We lie side-by-side holding hands in the darkness. Her father’s snoring loud from the lone bedroom a floor below. “You know, he never passed on his skill,” my wife says, the hard edges of her accent smoothed over after fifteen years in the States. “The Shanghai Cut.”
“The what?” I ask, opening my eyes. I lift up from the misshapen air mattress we’ve endured since her father’s visit.
“The Shanghai Cut.”
Then she explains. Her father, a retired barber from Taiwan, learned his trade as a young man in Shanghai, a city reputed to have the very best barbers in Asia. “Shanghai was known for three cuts,” she says, making three chopping motions with her right hand, her opaque skin slicing a light trail through the air. “Chef, tailor, and barber. You know—cut food, cut cloth, and cut hair.”
My nostrils flare and I sniff at imagined smells: stir-fried vegetables, treated leather, talcum powder.
“Cut and knife mean the same in Chinese,” my wife adds. “We say that scissors are like two knives together.”
The information grabs my attention, diverts my mind from anxious thoughts of the coming workday. “What’s the Shanghai Cut look like?” I ask.
“It’s very conservative,” she answers. “My father says you must be able to cut right down to the roots, so the hair will stay neat and in place—even in a typhoon.” She pauses, draws a breath, exhales. “But customers also get wash, massage, facial, shave, manicure, ear-cleaning. That’s part of it, too.”
I run a hand over my bristled scalp. A few days before I’d gone to a hair salon, a nationwide chain charging twenty-five bucks for a shampoo and cut. A girl in her early twenties with a tattooed neck finished my hair in five minutes, snapping her bubble gum the whole time while raking an electric razor over my head.
“I’d never leave your father’s chair,” I say.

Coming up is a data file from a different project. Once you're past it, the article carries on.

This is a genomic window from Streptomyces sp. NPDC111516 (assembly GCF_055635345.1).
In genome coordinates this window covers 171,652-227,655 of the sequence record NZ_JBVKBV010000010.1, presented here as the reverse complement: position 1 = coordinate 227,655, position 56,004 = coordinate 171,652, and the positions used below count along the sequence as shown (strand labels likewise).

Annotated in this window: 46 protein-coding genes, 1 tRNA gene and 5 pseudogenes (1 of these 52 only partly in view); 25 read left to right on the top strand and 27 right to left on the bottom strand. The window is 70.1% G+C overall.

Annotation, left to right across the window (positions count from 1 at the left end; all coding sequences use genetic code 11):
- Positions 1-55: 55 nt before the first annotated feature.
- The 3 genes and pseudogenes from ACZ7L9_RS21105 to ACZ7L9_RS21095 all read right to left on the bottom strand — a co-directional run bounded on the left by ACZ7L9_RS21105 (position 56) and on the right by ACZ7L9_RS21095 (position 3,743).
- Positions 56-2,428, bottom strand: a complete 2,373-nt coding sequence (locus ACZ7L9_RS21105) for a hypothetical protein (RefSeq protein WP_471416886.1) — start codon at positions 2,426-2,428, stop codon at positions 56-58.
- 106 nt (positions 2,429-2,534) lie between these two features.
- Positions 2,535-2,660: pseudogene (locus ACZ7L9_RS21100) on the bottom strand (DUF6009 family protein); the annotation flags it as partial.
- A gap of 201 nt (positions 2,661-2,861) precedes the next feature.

“Oh, his customers loved him. He was famous in Taiwan because he had very important clients: celebrities, politicians, businessmen. They never went to any other barber but my father.”
I pull her hand close to my lips. Her fingertips still smell of fried fish and dish soap, a product of her dinner duties that night.
“He never passed it on, the Shanghai Cut?”
“Because the style isn’t popular anymore. Young people don’t want to learn something only a few old people want. My father had to apprentice more than three years in Shanghai before he could start his business in Taiwan. Who has that much time and patience nowadays?”
Not me. I see myself each day at work, busy and distracted, flitting from one task to the next, unable to concentrate long enough to complete any of them.
“I wish he could speak English,” I say. “He could teach me.”
The snoring downstairs stops. Several hard coughs cut the silence. The soft creaking of floorboards ends with the gentle closing of the bathroom door.
“A Chinese doctor told him his prostrate is weak,” my wife whispers. “My father’s very worried about it.”
We hear the toilet flush, the sound of his feet padding back to bed. The snoring resumes after several minutes.
“I mean it,” I say. “I’d like to be a barber. Talking to people all day. Getting to know them while I cut their hair. Don’t you think it sounds nice?”
My wife doesn’t answer. Then I realize she’s also fallen asleep, puffing out faint breaths from her small lips.
I close my eyes and drift into fantasy. I imagine myself owning an old-fashioned barbershop, with gold-plated chairs and white porcelain sinks with smooth ivory handles. I see smoked-glass mirrors lining the walls, and a glistening parquet floor underfoot. A thick-glass parfait on a polished marble shelf holds a spray of black plastic combs drowning in green-dyed antiseptic. Next to is an opened teak carrying case, my scissors and razors, each shined and sharpened to perfection, gleaming atop the blue velvet lining.
As for me, I’m wearing a white cotton smock over a navy dress shirt, its starched collar noosed smartly by a silken tie. My slacks are pleated and made of gray flannel, the cuffs tapering gracefully into a pair of newly buffed, brown loafers. In my lapel sprouts a single red poppy, and my lone jewelry is a sparkling, silver-banded wristwatch that clinks and clacks as I snap a mahogany-handled whiskbroom across the already spotless floor. And when the first customer of the day comes through the door, a debonair looking gentleman in a somber three-piece suit with matching wingtips, I bow slightly and guide him to the chair with a confident hand, calmly awaiting his request for my unique specialty, the Shanghai Cut.